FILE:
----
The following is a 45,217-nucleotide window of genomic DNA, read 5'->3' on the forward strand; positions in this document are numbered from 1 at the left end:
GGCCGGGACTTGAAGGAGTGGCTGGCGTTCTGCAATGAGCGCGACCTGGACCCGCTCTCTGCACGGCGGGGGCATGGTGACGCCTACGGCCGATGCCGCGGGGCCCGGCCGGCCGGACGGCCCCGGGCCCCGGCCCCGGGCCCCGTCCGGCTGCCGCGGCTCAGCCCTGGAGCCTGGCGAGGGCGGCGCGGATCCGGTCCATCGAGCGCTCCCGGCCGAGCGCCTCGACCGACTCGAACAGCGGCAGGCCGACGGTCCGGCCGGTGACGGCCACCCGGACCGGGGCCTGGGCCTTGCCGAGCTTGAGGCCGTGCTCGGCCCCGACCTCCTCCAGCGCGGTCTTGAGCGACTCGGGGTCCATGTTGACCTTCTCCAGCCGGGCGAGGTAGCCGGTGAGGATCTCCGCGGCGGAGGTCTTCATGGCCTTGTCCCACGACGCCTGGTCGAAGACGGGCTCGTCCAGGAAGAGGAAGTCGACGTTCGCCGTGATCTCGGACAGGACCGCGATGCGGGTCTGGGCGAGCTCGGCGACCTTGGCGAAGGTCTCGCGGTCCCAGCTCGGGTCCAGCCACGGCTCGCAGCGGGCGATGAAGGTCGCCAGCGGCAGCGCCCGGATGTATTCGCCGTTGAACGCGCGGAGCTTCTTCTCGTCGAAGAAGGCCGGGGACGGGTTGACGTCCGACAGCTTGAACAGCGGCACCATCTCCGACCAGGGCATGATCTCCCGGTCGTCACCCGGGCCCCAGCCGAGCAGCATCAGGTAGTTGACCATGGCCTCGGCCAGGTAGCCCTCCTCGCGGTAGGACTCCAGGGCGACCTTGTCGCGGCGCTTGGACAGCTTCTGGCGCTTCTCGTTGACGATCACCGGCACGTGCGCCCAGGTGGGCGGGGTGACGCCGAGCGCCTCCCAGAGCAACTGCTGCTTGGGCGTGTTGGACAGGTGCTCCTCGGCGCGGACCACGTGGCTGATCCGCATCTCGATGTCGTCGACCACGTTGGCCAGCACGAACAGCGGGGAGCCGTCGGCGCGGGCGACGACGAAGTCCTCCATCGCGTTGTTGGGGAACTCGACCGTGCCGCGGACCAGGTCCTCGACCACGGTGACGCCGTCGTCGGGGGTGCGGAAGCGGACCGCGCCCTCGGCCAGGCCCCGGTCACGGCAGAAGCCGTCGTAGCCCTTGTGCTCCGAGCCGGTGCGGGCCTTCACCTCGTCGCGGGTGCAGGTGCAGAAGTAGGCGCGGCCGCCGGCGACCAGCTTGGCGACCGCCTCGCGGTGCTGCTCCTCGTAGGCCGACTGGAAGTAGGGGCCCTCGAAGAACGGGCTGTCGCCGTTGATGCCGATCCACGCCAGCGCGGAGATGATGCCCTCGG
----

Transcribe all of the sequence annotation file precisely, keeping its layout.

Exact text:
The following is a 45,217-nucleotide window of genomic DNA, read 5'->3' on the forward strand; positions in this document are numbered from 1 at the left end:
GGCCGGGACTTGAAGGAGTGGCTGGCGTTCTGCAATGAGCGCGACCTGGACCCGCTCTCTGCACGGCGGGGGCATGGTGACGCCTACGGCCGATGCCGCGGGGCCCGGCCGGCCGGACGGCCCCGGGCCCCGGCCCCGGGCCCCGTCCGGCTGCCGCGGCTCAGCCCTGGAGCCTGGCGAGGGCGGCGCGGATCCGGTCCATCGAGCGCTCCCGGCCGAGCGCCTCGACCGACTCGAACAGCGGCAGGCCGACGGTCCGGCCGGTGACGGCCACCCGGACCGGGGCCTGGGCCTTGCCGAGCTTGAGGCCGTGCTCGGCCCCGACCTCCTCCAGCGCGGTCTTGAGCGACTCGGGGTCCATGTTGACCTTCTCCAGCCGGGCGAGGTAGCCGGTGAGGATCTCCGCGGCGGAGGTCTTCATGGCCTTGTCCCACGACGCCTGGTCGAAGACGGGCTCGTCCAGGAAGAGGAAGTCGACGTTCGCCGTGATCTCGGACAGGACCGCGATGCGGGTCTGGGCGAGCTCGGCGACCTTGGCGAAGGTCTCGCGGTCCCAGCTCGGGTCCAGCCACGGCTCGCAGCGGGCGATGAAGGTCGCCAGCGGCAGCGCCCGGATGTATTCGCCGTTGAACGCGCGGAGCTTCTTCTCGTCGAAGAAGGCCGGGGACGGGTTGACGTCCGACAGCTTGAACAGCGGCACCATCTCCGACCAGGGCATGATCTCCCGGTCGTCACCCGGGCCCCAGCCGAGCAGCATCAGGTAGTTGACCATGGCCTCGGCCAGGTAGCCCTCCTCGCGGTAGGACTCCAGGGCGACCTTGTCGCGGCGCTTGGACAGCTTCTGGCGCTTCTCGTTGACGATCACCGGCACGTGCGCCCAGGTGGGCGGGGTGACGCCGAGCGCCTCCCAGAGCAACTGCTGCTTGGGCGTGTTGGACAGGTGCTCCTCGGCGCGGACCACGTGGCTGATCCGCATCTCGATGTCGTCGACCACGTTGGCCAGCACGAACAGCGGGGAGCCGTCGGCGCGGGCGACGACGAAGTCCTCCATCGCGTTGTTGGGGAACTCGACCGTGCCGCGGACCAGGTCCTCGACCACGGTGACGCCGTCGTCGGGGGTGCGGAAGCGGACCGCGCCCTCGGCCAGGCCCCGGTCACGGCAGAAGCCGTCGTAGCCCTTGTGCTCCGAGCCGGTGCGGGCCTTCACCTCGTCGCGGGTGCAGGTGCAGAAGTAGGCGCGGCCGCCGGCGACCAGCTTGGCGACCGCCTCGCGGTGCTGCTCCTCGTAGGCCGACTGGAAGTAGGGGCCCTCGAAGAACGGGCTGTCGCCGTTGATGCCGATCCACGCCAGCGCGGAGATGATGCCCTCGG